This month we are reading a short but rich novel, Visitation, by the German writer Jenny Erpenbeck. The video above attempts to visualize the impressionistic style of the novel in which ordinary domesticity is repeatedly swept away by historical events as the author chronicles the life of a vacation home. (I'm a bit murky on the film's origins, but I love when novels inspire artistic responses.)
As with many of the works in translation that we read, it's a bit difficult to find supplemental material in English. She has a new novel out in translation, The End of Days, so as she becomes better known we may be able to find additional resources.
A couple of video interviews are available, one from Boston University with her translator Susan Bernofsky Start around the 30 minute mark to hear her discuss how much historical research went into the work as well as some biographical details. In a panel discussion from the Center for Fiction she also gives a good overview of the relationship between the intimacy of the places we call home and the sweep of history.
Here are some print interviews worth exploring to learn more:
The Jenny Erpenbeck Interview | Quarterly Conversation
Mieke Chew: In a review of Visitation, Alfred Hickling said that your novel had attempted to compress the trauma of the 20th century into a single address. To start then, a big question: how has history affected your writing?
Jenny Erpenbeck: I think I always start with a very personal issue. Then, once I start to look at it closely, it becomes historical. Things become historical, just by looking at how they came about. It’s not that I start with the idea of telling a “historic” story. I think history infects the lives, the very private lives, of people, so you cannot remove something from history, even if you just want to tell a story. It gets in here and there. I think that this was what happened when I started to write Visitation. I started with my own story about the house, and then I saw that there were so many stories involved. Stories that occurred long before I came to the place that I write about. All of a sudden I was in the middle of the German history without having thought about it.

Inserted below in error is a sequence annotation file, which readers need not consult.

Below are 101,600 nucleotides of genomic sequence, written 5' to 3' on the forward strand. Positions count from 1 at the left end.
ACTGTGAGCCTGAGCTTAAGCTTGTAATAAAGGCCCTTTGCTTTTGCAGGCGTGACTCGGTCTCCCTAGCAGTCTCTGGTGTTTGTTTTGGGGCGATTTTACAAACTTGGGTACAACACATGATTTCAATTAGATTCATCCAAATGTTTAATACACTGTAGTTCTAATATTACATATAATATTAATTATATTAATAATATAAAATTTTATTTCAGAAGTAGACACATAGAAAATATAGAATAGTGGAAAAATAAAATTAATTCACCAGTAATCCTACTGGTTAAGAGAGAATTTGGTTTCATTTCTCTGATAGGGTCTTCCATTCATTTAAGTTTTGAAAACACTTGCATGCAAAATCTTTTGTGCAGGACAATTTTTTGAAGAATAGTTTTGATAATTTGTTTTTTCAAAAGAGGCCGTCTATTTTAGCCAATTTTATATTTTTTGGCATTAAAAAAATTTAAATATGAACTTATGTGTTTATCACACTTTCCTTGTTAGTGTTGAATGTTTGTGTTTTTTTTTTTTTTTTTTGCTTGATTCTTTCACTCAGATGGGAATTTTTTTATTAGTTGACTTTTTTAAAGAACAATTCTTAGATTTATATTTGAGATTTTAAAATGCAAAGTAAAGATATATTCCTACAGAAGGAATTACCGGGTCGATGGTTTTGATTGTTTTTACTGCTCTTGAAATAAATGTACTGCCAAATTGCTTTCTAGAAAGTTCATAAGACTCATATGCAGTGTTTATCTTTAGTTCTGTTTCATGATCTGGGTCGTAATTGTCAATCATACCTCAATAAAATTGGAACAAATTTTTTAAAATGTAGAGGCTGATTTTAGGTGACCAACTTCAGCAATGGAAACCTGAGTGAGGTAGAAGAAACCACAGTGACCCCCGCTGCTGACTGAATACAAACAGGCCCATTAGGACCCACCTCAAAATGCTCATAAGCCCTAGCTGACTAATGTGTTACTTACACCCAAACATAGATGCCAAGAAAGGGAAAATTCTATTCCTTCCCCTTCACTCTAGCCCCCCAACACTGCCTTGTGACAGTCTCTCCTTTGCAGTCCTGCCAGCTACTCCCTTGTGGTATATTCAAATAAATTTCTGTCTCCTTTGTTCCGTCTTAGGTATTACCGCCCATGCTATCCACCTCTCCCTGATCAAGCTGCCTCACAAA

Focus on Literature - Goethe-Institut
If in the course of your life you’ve spent a lot of time in a place, in a street, in a city, at some point that tilts and time itself becomes something like home. At some instant it suddenly gains a great deal of weight and this weight then holds you fast to the place.
Finally, this Paris Review essay, Homesick for Sadness, seems to throw light on the inspiration for this book as well as Erpenbeck's experience of the fall of the Berlin Wall.
When my son and I are in the country in the summer, sometimes we roam around, crawling under fences that have been blown over and knocked full of holes to access vacant lots once used for company holidays. We open the doors of empty bungalows; they aren’t even locked. We gaze at the carefully folded wool blankets at the foot of the bunk beds, the curtains that were neatly drawn shut before some long-ago departure, and the Mitropa coffee cups that someone washed and put away in the kitchen cabinet twenty-five years ago. Without saying anything, he and I gaze at all these things that have been preserved unchanged, as if by a magic spell, ever since the last Socialist vacationers spent their holidays here—just before their companies were phased out at the beginning of the nineties, transforming an absence that was to last only two days into an absence forever.